Securing Azure Messaging Service Bus access

I am currently working on a very exciting project involving systems integration across the Azure Messaging Service Bus. I thought I would share some of the painfully acquired knowledge nuggets with you.

About %90 of examples you’ll find on Internet uses Azure Bus SDK with ‘owner’. That is basically ‘admin’ privilege because owner has read/write AND manage on an entire Service Bus namespace.

Although that is ok nice to get use to the SDK, but isn’t a very secure setting for a production environment. Indeed, if the owner credentials get compromise, it would compromise the entire namespace. To top it, Microsoft recommends not to change the password & symmetric key of the owner account!

So what is it we can do?

I’ll give you a few guidelines here but you can read in length on this excellent blog post or watch Clemens Vasters’s video.

Entities in Service Bus (i.e. Queues, Topics & Subscriptions) are modelled as relying parties in a special Azure Access Control Service (ACS): the Service Bus trust that its buddy-ACS, i.e. the one having the same name with a -sb happened to it, as a token Issuer. So access control is going to happened in that ACS.

You do not have access to that ACS directly, you must pass by the Service Bus page:

Once on that ACS, you can find the Service Identities tab:

And there, you’ll find our friend the owner:

So owner is actually a Service Identity in the buddy-ACS of the Service Bus.

Now, let’s look at the relying parties:

As I said, Relying parties represents Service Bus’ entities. Basically, any topic is the realm:

http://<namespace&gt;<topic name>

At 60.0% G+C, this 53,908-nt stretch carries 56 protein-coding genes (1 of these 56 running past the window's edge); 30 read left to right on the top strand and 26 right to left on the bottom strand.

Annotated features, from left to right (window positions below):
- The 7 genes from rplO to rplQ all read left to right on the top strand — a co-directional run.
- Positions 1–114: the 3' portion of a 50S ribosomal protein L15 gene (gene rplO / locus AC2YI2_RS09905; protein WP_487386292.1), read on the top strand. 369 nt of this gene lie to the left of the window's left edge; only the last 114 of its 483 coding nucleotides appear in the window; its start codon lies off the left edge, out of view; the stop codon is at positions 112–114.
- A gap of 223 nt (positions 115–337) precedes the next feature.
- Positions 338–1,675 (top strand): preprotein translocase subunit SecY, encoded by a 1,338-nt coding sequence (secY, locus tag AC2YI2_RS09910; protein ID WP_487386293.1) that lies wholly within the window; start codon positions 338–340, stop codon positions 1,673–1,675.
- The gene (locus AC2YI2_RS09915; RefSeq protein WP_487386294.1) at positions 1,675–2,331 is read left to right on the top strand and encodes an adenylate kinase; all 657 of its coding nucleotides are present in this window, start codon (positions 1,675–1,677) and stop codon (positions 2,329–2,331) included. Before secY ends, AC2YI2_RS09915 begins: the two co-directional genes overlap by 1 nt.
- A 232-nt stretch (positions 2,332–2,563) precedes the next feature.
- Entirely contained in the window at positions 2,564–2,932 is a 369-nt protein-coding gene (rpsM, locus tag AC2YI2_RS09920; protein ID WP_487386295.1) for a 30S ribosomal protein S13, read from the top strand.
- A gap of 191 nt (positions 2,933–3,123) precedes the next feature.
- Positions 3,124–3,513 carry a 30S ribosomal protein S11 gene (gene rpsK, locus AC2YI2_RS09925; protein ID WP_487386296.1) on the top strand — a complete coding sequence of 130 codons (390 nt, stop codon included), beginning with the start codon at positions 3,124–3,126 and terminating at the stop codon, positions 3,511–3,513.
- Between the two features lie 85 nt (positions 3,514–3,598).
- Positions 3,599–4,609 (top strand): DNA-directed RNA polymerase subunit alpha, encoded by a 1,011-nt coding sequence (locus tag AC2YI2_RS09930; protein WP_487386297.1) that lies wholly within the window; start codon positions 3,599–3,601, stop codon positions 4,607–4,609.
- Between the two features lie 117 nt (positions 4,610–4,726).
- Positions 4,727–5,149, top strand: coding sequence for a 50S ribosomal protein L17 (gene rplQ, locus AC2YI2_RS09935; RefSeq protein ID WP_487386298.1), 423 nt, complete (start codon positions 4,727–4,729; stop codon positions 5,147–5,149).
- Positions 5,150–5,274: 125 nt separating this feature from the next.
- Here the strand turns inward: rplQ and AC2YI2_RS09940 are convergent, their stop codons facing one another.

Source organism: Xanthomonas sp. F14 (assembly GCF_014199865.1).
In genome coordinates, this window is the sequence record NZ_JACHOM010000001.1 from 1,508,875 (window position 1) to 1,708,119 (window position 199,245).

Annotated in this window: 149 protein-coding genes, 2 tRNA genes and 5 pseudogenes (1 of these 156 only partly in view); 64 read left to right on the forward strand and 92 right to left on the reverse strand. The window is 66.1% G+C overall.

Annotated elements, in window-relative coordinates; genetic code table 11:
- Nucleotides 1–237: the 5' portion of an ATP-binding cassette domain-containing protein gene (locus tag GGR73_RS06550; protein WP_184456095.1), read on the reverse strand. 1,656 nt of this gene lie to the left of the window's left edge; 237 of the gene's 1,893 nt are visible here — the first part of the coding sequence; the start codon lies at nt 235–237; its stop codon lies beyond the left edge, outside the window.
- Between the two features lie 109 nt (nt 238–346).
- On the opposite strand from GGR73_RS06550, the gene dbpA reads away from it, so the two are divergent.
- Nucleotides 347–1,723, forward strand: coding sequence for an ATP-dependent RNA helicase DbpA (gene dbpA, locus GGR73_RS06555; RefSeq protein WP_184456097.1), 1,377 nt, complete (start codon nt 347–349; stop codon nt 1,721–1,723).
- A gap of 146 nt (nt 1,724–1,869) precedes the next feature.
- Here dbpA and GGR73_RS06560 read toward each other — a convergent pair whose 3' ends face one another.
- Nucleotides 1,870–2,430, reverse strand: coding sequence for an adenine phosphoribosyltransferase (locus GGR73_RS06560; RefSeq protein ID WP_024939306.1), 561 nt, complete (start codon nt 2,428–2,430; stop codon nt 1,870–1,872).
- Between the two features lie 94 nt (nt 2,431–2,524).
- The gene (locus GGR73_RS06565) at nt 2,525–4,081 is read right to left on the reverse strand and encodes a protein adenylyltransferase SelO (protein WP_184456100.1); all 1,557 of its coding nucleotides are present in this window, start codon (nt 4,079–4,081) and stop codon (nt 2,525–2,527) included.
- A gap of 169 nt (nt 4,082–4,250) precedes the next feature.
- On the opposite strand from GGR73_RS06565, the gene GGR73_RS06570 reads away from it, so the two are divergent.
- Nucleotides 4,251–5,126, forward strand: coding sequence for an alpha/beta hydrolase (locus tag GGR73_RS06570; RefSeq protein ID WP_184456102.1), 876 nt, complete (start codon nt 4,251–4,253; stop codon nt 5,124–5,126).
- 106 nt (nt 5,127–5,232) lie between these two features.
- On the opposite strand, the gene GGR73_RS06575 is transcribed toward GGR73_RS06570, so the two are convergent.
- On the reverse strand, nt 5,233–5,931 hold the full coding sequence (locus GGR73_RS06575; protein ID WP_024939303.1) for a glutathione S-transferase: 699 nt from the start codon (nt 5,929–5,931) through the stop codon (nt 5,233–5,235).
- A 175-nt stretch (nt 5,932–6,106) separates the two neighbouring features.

while any subscription is

http://<namespace&gt;<topic name>/Subscriptions/<subscription name>

But there is a twist: if you do not define a relying party corresponding exactly to you entity, ACS will look at the other relying parties, basically chopping off the right hand side of the realm until it finds a matching realm. In this case here, since I haven’t define anything, the root of my namespace is the fallback realm.

If we click on Service Bus, we see the configuration of the Service Identity and at the end:

The permissions are encoded in the rules. A rule is basically an if-then statement: if that user authenticates against this relying party, emit that claim. For Service Bus, the only interesting claim type is

So here you have it. Service bus performs access control with the following steps:

  1. Check ACS for a relying party corresponding to the entity it’s looking at
  2. If that relying party can’t be found, strip url parts until finding one
  3. ACS runs the rules of the relying party with the Service Identity of the consumer
  4. ACS returns a SWT token with claims in it
  5. Service Bus looks for the claim corresponding to the action it requires to do: Listen (receiving messages), Send & Manage.

So… if you want to give access by a specific agent (e.g. web role) to send messages on a topic, you create a Service Identity for the agent and create a relying party corresponding to the topic. You then enter a rule that emits a Send action and you should be all set.

This requires you to store secrets about to (Service) entity in the agents.


Hope this very quick overview gives you some ideas. As mentioned at the beginning, I recommend you read this excellent blog post or watch Clemens Vasters’s video.

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